Why Startups Going Out Of Business Is Not Necessarily A Bad Thing
Source | inc42-com.cdn.ampproject.org
The title of this article may incite anger, and understandably so, especially if you are running or working at a company that is struggling during these testing times. But bear with me, and you would see how the Covid-19 induced economic hardship is not as bad as it seems for the overall startup ecosystem.
In this piece, I argue that economies evolve through cycles of growth and shrinkage and that the overall health of an ecosystem, much like the Amazon forest, depends on the constant reinvention of various species. For the jungle to thrive and sustain, an act of “creative destruction” is not only inevitable but also, sometimes, urgent. And we are amid those times.
A recent report by NASSCOM puts the COVID-19 induced mortality rate for startups at as high as 40% and states that about 70% of tech start-ups have a runway of less than 3 months. The results are based on a survey of 250 startups, of which 60% are bootstrapped and over 70% are in early and mid-stage tech tenure. Once you pay attention to the profile and the sheer size of startups you quickly understand that the picture is not as bad as it seems. When was the startup mortality rate low?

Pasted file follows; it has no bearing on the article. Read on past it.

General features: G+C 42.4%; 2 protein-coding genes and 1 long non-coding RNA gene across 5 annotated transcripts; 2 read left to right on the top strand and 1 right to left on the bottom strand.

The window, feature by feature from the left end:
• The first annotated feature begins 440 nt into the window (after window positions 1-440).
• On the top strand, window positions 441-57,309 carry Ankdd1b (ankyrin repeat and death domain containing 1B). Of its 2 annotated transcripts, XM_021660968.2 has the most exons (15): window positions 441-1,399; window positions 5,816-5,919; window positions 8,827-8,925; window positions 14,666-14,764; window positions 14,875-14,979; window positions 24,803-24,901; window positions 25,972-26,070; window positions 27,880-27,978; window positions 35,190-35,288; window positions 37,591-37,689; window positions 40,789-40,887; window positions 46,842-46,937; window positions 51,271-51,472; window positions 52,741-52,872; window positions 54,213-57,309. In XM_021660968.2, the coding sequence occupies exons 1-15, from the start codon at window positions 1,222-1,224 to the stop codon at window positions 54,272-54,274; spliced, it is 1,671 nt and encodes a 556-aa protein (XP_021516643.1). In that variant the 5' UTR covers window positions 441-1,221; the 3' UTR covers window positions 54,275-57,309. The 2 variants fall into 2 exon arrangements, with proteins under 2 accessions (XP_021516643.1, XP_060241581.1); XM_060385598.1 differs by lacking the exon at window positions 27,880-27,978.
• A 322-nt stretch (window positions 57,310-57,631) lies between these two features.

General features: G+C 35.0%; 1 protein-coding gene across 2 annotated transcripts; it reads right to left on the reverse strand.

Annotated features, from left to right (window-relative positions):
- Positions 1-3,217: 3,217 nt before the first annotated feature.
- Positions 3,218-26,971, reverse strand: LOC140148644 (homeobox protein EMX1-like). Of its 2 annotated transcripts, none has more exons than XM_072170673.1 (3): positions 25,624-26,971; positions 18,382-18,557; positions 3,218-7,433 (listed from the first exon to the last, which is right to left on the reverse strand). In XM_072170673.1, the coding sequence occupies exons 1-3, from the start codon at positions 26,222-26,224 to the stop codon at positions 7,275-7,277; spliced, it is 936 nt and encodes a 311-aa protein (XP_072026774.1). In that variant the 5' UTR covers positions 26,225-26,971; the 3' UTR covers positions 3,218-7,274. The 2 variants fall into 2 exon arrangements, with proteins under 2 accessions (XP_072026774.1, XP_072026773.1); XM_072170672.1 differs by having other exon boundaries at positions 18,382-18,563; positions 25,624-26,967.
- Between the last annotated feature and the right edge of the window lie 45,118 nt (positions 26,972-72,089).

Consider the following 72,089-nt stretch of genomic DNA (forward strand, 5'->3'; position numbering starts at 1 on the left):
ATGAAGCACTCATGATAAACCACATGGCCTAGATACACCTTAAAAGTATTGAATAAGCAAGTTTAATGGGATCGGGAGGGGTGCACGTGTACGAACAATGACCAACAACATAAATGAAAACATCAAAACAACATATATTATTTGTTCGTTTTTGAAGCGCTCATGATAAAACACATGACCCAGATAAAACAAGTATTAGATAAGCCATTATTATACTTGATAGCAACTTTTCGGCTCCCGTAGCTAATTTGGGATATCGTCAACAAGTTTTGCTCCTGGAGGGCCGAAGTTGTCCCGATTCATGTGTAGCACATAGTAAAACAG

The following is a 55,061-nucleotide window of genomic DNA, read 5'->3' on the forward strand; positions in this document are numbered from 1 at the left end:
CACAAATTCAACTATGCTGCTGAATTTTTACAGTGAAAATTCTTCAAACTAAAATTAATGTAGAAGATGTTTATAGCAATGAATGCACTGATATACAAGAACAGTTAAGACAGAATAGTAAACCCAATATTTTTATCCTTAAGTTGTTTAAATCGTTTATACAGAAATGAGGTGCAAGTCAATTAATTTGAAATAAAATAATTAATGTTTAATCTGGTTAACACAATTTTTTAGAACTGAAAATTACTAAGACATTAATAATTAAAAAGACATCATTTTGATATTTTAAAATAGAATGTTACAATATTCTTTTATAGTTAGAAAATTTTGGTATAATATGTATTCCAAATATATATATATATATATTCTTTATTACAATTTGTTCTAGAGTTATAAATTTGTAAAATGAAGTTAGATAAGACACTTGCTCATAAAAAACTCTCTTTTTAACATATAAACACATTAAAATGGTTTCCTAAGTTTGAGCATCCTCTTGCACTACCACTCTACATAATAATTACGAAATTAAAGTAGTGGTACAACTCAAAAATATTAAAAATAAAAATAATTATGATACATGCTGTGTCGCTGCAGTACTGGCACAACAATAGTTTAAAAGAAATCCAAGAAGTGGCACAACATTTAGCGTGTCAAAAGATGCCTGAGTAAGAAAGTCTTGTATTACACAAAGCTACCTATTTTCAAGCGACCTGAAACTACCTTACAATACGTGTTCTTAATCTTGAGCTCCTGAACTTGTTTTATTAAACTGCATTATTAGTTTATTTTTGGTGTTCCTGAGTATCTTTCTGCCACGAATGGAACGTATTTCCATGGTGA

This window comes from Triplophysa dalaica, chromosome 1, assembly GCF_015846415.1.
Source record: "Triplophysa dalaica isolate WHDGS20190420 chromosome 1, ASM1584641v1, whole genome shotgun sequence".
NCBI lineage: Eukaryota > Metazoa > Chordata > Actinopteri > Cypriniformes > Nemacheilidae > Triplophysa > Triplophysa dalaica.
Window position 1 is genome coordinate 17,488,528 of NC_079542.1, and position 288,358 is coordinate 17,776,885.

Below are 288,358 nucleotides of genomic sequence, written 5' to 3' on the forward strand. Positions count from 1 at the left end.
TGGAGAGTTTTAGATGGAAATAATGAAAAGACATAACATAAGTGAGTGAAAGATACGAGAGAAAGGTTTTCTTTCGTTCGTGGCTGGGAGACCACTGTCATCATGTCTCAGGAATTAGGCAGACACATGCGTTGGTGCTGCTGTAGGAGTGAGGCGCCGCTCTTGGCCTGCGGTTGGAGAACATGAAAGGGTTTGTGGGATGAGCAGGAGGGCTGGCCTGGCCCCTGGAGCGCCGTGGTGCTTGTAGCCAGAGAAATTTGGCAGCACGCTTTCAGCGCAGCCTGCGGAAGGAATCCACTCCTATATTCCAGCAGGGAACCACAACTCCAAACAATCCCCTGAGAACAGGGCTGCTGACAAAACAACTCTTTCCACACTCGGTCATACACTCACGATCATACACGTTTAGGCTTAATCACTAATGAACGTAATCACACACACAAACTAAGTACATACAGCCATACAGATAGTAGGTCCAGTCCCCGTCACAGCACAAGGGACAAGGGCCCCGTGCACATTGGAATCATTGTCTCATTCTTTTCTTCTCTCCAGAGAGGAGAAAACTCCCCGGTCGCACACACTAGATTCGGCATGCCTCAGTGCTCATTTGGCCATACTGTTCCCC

Even in ordinary times, founders live on the edge, with their venture’s chances of survival at about 5% to 10%. The lockdown ensued slowdown has only made the problem more glaring, but by no means that it has led to the problem. Entrepreneurs can blame the socioeconomic landscape for their failures, or blame the inadequate financial interventions by the state, but they all knew what they were signing for, and if they didn’t I must “welcome” them to the arena.